ISSF 2012-02: Conservation Benefits of Marine Protected Areas for Pelagic Species associated with Fisheries. A review
|Date Added:||January 25, 2012|
|Tags:||Conservation Measures, Tuna|
|Author(s):||Tim K. Davies, Sarah Martin, Chris Mees, Emmanuel Chassot, David M. Kaplan|
There is now a vast body of evidence supporting the conservation benefits of marine protected areas (MPAs; see Box 1) in coastal and nearshore ecosystems (Claudet et al., 2006, 2008; Halpern et al., 2009; Lester et al., 2009; Babcock et al., 2010). This has led to numerous proposals for expanding the use of MPAs to pelagic environments (Sumalia et al., 2007; Game et al., 2009; Koldewey et al., 2010), and interest in the use of MPAs to conserve and responsibly manage pelagic species, including tunas, has rapidly grown.
In addition to international commitments to protect significant areas of the high seas within an MPA network (Sumaila et al., 2007), there has been a highly publicised drive to create vast marine reserves within national exclusive economic zones (EEZ). To date the British Indian Ocean Territory MPA is the largest of these and, at a little over half a million square kilometers, covers substantial offshore areas of pelagic ocean. Several other similar reserves have been proposed, many of which are larger still , and thus the percentage of pelagic ocean under formal protection is likely to continue to dramatically increase. Furthermore, spatial closures have increasingly featured in the management of offshore pelagic fisheries resources, notably tunas (e.g. Harley and Suter, 2007; Sibert et al., 2011).
Despite the apparent enthusiasm for pelagic MPAs, there remains considerable discussion over the efficacy of spatial management for the conservation of pelagic species. This discussion, neatly outlined in a recent opinion paper by Game et al. (2009) and a response to that paper (Kaplan et al., 2010), has drawn the attention of policy makers, and research is increasingly being directed towards understanding how and where pelagic MPAs can provide benefits. Nevertherless, with few established examples to learn from, the science of pelagic MPAs is still largely theoretical and largely reliant on modeling studies.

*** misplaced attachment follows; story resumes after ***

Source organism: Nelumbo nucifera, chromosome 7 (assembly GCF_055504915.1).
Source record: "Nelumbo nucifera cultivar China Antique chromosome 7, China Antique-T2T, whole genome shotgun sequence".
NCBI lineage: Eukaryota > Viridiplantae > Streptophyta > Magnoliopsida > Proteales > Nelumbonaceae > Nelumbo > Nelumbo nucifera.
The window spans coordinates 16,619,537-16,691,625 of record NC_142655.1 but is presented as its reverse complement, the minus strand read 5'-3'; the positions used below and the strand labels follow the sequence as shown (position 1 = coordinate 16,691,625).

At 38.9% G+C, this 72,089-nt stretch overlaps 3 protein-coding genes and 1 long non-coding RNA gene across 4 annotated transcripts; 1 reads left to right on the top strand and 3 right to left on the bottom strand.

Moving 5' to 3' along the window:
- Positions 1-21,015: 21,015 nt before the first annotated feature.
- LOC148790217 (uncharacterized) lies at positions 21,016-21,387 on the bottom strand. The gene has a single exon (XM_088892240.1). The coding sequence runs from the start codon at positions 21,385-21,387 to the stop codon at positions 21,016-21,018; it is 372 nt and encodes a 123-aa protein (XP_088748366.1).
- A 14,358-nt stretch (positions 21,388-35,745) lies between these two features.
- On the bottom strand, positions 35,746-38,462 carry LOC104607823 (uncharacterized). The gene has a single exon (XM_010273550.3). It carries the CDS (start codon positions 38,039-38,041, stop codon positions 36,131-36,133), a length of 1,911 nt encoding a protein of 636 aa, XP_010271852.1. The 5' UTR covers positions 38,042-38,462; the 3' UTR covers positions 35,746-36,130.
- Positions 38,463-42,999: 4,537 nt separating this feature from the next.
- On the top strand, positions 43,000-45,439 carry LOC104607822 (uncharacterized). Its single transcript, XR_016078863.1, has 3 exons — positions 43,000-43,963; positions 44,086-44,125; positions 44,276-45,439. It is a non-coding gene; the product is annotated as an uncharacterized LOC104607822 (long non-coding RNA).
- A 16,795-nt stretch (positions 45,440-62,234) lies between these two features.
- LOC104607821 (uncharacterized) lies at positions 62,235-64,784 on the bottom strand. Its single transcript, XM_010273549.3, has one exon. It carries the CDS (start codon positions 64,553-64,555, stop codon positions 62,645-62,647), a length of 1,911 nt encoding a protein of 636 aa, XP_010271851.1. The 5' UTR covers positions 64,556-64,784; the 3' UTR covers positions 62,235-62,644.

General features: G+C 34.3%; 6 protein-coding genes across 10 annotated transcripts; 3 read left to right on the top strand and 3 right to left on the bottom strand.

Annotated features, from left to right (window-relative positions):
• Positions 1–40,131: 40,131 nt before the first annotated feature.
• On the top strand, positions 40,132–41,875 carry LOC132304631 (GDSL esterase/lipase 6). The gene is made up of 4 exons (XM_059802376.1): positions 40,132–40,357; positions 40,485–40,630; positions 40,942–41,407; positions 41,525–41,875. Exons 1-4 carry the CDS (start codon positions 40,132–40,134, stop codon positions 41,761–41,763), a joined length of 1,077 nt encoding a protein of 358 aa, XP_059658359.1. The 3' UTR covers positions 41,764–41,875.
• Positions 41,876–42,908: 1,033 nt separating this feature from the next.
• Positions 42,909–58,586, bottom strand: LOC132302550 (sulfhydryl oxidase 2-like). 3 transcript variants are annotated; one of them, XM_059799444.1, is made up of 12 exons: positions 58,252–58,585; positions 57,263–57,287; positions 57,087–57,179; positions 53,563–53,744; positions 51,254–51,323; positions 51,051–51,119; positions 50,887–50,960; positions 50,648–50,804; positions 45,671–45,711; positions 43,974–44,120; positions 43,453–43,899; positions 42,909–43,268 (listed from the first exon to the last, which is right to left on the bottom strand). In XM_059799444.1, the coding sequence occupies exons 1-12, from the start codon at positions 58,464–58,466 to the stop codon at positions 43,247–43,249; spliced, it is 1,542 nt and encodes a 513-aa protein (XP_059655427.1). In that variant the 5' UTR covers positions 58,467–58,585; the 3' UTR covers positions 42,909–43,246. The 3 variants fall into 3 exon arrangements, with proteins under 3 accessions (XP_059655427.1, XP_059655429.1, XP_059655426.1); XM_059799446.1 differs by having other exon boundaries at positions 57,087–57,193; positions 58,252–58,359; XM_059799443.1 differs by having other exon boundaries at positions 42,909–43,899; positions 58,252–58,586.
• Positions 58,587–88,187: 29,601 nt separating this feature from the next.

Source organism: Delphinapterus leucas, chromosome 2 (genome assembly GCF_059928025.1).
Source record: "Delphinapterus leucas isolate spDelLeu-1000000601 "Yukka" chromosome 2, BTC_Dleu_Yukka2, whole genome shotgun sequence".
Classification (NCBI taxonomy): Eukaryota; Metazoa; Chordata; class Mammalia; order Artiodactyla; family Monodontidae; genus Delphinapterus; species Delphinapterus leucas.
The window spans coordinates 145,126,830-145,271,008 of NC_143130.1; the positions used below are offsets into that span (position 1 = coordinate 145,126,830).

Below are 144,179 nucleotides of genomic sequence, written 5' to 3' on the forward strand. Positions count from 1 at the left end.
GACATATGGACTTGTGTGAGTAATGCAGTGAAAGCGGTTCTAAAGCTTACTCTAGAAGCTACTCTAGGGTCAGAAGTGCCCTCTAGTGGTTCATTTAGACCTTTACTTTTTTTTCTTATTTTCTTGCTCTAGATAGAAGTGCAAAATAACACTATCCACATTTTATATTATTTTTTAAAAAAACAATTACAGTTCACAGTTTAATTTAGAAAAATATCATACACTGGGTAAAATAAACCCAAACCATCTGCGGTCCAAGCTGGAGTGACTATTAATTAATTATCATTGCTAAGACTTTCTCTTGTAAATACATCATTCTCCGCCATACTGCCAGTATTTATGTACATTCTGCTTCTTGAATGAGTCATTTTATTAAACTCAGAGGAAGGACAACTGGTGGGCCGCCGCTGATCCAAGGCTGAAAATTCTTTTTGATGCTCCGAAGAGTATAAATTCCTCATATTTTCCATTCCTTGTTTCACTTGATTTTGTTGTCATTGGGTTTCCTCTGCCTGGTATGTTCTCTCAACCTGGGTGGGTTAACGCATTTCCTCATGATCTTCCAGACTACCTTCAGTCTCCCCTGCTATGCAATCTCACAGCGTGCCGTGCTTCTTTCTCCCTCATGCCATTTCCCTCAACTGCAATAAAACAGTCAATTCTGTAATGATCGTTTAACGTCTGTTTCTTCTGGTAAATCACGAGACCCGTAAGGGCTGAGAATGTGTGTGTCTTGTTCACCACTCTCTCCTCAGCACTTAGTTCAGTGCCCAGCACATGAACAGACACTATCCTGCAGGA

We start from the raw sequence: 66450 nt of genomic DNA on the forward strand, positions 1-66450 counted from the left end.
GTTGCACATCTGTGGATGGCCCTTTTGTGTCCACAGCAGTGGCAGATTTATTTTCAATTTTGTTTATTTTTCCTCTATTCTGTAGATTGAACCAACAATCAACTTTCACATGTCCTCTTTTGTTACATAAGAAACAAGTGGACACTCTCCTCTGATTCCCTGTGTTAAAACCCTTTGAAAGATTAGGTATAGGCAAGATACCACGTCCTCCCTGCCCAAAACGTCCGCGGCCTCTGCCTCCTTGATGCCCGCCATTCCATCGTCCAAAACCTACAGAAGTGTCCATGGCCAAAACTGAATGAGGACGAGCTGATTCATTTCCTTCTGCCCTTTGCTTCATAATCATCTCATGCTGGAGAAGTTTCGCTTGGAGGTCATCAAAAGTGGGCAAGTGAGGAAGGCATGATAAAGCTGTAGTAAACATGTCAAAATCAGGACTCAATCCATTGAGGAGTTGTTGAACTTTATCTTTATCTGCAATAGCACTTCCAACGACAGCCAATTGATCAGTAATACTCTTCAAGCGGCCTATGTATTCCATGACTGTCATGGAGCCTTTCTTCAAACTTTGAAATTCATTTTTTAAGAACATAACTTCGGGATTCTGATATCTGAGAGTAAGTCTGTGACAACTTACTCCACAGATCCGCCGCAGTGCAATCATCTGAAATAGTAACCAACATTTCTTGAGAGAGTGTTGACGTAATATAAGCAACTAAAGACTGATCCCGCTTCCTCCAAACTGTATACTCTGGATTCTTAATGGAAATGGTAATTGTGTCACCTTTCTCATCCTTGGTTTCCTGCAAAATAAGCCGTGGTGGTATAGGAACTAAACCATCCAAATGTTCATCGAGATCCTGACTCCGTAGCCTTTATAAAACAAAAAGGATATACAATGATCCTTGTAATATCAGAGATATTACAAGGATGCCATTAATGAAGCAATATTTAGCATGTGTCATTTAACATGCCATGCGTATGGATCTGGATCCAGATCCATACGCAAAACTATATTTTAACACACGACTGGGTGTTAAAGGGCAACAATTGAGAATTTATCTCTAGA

As a result, recent published literature on pelagic MPAs has focused on the potential benefits of pelagic MPAs and the challenges to spatial management in the open ocean. Perhaps the most commonly cited of these challenges is that pelagic ecosystems extend over huge areas and are highly dynamic, and correspondingly, many pelagic species are highly mobile. As such, the mechanisms by which MPAs are known to provide benefits in near shore ecosystems may be absent, weakened or significantly modified in pelagic ecosystems.
Further challenges lie in the planning and governance of pelagic MPAs. For instance, determining precisely where to place protection is complicated by the dynamic physical nature of pelagic habitats which shift in space and time and can be difficult to identify (Norse et al., 2005). Additionally, with a significant proportion of the pelagic ocean (64%) falling outside national jurisdiction, effective governance is considered to be a major challenge (Miller 2007; Cullis-Suzuki & Pauly, 2010).
In this review, we bring together the most recent available evidence for conservation benefits provided by MPAs to pelagic species, taking the opportunity to provide critical discussion where it is appropriate to do so. We also provide an assessment on the impact of pelagic MPAs to fisheries, whether positive or negative. We focus here on the biological literature and do not discuss in detail the topics of governance or enforcement, except where these issues may have masked the effects of MPAs.
The remainder of this section provides a background on pelagic ecosystems, species and fisheries and the mechanics of MPAs. Section 2 contains the main review of pelagic MPA conservation benefits, with impacts to fisheries considered in section 3. In the final section we provide a concluding discussion. A table detailing current fisheries closures in place within the major Regional Fisheries Management Organisations (RFMOs) is included at the end of this document (Appendix A).
Tim K. Davies, Sarah Martin, Chris Mees, Emmanuel Chassot and David M. Kaplan